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The Role of Surveys in Conveyancing

When purchasing a house, the proper checks, inspections, and surveys must be completed. This helps to ensure there are no hidden issues with the property so the buyer isn’t left with a major financial problem after completion.

When hiring Manchester conveyancing solicitors, they’ll ensure that a range of inspections and surveys are done on the property while they complete the conveyancing process.

But, what role do surveys play in the entire conveyancing process? How important are they during a property transaction, and what are they?

Read on to find out.

What are conveyancing surveys?

A conveyancing survey is a property check completed by a professional. They will look very closely at the property and determine if there is any damage in terms of dampness, structural issues like unstable walls, an unsafe chimney chute, and more.

They compile all of the information in a report that’s sent back to the buyer’s conveyancing solicitor, who will inform their client if anything needs addressing.

Are surveys the same as property searches?

Simply put, no. Surveys and searches are different types of checks conducted on a property during the conveyancing process.

Searches are related to the legal and planning side of the process, such as flood risks, access rights, and whether the property is affected by planned future developments. Meanwhile, surveys focus on the property’s condition.

Both are extremely important as they give a full picture of what the buyer is purchasing.

What are the different types of conveyancing surveys?

The conveyancing process involves a variety of different survey types, each looking at different aspects of a property. The different types of conveyancing surveys are:

  • Mortgage Valuation Survey
  • RICS Home Survey Level 1
  • RICS Home Survey Level 2
  • RICS Home Survey Level 3 (Building Survey)

Mortgage Valuation Survey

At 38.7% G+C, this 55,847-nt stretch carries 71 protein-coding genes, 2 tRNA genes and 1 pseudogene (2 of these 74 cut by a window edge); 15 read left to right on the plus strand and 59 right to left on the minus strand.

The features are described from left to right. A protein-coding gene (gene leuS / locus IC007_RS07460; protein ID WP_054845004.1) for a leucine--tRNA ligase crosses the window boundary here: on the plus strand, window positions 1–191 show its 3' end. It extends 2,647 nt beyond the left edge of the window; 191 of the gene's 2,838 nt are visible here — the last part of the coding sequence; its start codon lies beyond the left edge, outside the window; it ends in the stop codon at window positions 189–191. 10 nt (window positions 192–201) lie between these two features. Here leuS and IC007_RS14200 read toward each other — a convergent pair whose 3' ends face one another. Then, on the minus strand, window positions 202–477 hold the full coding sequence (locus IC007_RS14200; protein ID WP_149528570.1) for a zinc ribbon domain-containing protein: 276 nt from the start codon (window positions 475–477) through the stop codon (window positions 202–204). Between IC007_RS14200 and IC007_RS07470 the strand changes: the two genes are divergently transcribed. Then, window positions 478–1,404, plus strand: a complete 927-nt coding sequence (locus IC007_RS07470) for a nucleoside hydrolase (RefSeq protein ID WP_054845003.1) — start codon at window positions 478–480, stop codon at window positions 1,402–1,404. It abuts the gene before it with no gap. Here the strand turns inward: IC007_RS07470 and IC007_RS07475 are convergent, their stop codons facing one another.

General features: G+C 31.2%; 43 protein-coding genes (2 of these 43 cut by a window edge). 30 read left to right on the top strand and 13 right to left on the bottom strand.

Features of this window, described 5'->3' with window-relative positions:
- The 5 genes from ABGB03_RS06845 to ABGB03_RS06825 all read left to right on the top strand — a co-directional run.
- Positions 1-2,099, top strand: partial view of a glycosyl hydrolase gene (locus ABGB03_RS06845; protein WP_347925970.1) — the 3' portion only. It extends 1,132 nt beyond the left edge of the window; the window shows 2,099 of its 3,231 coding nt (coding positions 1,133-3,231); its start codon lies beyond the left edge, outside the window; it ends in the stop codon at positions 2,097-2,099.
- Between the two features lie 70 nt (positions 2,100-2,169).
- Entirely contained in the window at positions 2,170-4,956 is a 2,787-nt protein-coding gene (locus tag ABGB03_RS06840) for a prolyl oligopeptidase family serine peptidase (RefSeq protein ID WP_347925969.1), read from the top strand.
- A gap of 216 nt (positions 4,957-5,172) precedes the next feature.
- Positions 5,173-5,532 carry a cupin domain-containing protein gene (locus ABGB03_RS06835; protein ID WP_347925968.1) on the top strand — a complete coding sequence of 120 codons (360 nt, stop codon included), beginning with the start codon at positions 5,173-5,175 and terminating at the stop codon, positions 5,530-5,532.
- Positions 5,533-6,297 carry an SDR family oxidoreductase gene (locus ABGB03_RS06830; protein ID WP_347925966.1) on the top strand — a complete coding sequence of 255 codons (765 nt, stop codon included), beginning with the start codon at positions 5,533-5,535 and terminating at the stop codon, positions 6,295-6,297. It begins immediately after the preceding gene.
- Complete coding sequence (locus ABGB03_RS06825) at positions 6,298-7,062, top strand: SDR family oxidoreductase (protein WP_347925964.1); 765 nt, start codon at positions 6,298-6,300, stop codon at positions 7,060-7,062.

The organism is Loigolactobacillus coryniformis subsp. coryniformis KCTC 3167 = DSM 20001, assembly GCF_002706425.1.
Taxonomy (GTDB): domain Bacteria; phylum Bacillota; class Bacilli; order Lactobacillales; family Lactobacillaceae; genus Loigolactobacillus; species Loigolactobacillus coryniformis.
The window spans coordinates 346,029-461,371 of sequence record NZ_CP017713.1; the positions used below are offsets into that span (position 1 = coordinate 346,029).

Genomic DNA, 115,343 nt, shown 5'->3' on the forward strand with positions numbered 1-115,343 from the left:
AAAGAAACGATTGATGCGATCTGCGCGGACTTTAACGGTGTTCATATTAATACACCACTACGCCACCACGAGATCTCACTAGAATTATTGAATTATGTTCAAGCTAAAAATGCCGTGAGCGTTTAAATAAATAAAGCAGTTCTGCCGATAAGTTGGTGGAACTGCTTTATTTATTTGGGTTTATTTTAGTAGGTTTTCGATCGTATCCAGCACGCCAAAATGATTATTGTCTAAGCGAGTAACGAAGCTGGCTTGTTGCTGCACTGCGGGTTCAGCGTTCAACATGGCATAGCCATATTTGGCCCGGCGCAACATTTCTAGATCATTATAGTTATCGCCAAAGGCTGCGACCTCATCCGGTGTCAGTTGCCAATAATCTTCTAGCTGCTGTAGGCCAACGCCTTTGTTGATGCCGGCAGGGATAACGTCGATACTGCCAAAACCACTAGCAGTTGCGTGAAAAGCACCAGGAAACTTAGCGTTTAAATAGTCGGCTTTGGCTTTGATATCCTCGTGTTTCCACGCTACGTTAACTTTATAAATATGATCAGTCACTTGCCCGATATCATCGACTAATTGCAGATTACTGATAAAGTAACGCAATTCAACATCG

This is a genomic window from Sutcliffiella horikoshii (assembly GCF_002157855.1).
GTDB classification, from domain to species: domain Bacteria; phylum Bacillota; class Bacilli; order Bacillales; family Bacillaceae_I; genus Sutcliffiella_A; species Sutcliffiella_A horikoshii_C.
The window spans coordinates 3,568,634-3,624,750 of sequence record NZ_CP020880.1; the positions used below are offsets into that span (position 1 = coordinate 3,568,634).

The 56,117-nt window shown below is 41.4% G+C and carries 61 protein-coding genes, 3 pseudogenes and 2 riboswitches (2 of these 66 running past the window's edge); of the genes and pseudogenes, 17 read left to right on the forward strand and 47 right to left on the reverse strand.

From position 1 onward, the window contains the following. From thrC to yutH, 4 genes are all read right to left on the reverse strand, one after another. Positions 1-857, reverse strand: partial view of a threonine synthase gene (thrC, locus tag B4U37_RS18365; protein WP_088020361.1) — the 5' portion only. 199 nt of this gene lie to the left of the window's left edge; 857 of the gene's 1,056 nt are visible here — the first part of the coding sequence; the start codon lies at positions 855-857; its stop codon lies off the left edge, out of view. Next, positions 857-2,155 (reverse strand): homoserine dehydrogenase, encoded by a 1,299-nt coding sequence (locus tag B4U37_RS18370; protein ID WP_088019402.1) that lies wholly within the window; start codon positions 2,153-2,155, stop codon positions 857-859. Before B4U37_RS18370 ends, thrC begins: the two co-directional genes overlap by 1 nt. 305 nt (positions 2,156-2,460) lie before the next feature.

This survey is a simple check by your lender who ensures the property’s value is good for the mortgage and looks at the state of the property to check if it can be sold again to meet the rules of the loan.

RICS Home Survey Level 1

This survey is an overall look at the property and checks the areas that you can easily see. The Level 1 survey aims to find any issues that either need fixing or require a more detailed inspection.

RICS Home Survey Level 2

The RICS Level 2 survey takes a much deeper look at the property, both inside and out. The surveyor conducting this type of survey will find and explain any current or future issues that will either result in an immediate fix or further inspection.

RICS Home Survey Level 3

The Level 3 survey is the most in-depth property check. It takes a detailed look at the building’s structure, water, and heating systems, visible problems, and more. For anybody purchasing an older property, this is a preferred survey as there is potential for more issues beneath the surface.

Why do you need a conveyancing survey?

A survey is important for anybody buying or selling a home and they’re especially reassuring for first-time buyers who have never been through the process before.

A house survey offers peace of mind and helps everybody involved make important decisions. Because a survey could uncover hidden problems, it could lower the value of the property or require expensive repairs – which puts doubt into the property transaction. If a survey discovers an unknown issue with the property, the buyer can negotiate a new price for the property or discuss the repairs with the seller, who could complete them before the sale goes through.


If you’ve found the house of your dreams, the mortgage application has been accepted, and you’ve agreed on a price with the seller, it’s time for you to start the conveyancing process.

As mentioned above, it’s important you now conduct surveys on the property to ensure you’re not stuck with a major financial burden upon completion. 

Hopefully, our guide has fully explained the situation. If you need professionals to conduct the entire process, consider Manchester conveyancing solicitors.

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